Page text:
We are halfway through Vinebox. And back in Italy, albeit this time in the deep south, Sicily. Like its more northerly counterpart Puglia, Sicily grows tremendous quantities of grapes, most of which go into “IGT Terre di Sicilia” or “Terre Siciliane IGP” commodity wines. The heat and relatively flat, fertile land lend themselves to mass production of fruit-forward, easy-drinking and (most importantly) cheap wines, beverages to enjoy without need for much in the way of weighty analysis. And this is all well and good. There is a place for plonk, I suppose. Fortunately though, Sicily is like most Italian wine regions in that it is also a storehouse of unique, fascinating native grape varieties as well as some interesting terroir. In fact, Italy on the whole has more indigenous grape varieties than any other wine-producing country. The good news for wine nerds is that this heritage is being increasingly nurtured, protected, and celebrated. Enter the present grape, Frappato.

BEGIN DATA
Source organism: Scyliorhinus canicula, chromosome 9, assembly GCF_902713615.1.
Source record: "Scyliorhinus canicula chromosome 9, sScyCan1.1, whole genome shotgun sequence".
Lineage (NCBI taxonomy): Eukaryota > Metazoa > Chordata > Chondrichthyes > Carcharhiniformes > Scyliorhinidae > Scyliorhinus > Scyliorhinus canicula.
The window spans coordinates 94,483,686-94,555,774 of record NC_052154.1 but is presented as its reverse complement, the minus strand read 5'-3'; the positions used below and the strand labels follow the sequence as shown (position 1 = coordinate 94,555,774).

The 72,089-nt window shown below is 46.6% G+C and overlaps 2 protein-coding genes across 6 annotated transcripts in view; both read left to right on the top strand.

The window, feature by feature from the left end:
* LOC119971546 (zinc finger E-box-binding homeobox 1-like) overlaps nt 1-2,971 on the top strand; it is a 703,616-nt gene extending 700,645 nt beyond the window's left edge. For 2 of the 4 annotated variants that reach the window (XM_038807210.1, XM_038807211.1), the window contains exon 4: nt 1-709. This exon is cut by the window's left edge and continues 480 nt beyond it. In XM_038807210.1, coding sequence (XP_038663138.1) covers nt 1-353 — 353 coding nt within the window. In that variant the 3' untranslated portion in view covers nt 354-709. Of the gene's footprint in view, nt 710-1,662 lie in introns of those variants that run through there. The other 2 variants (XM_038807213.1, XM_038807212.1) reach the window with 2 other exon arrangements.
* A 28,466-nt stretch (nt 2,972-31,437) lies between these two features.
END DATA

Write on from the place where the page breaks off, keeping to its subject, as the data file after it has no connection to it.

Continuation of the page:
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Frappato is a Sicilian native and apparently enjoys a parent-child relationship with Sangiovese (although the specific direction of this relationship remains unknown). The grape is known for rather low acidity/high pH, low levels of delicate, soft tannins, low sugars, and (you guessed it) relatively low levels of colour compounds. This grape of diminutives was once rare as a varietal, instead used as a softening component in blends with heftier grapes such as the better-known Nero d’Avola. Although Frappato is challenging in the vineyard, it is rather forgiving in the winery. Its reductive nature does require exposure to enough oxygen during fermentation to avoid the production of sulphurous off-odors (for example, by frequently pumping of the must over the cap, a technique which also aids extraction of what few colour compounds and tannins are present in the grape). The resulting wines are typically light, fresh, aromatic, and meant to be drunk young. “Don’t expect the colour of Merlot”, says one viticulturist quoted by Ian D’Agata in his book Native Wine Grapes of Italy. (By the way, if you are any sort of wine nerd who is at all intrigued by Italy, this book is essential reading.) Read the rest of this entry »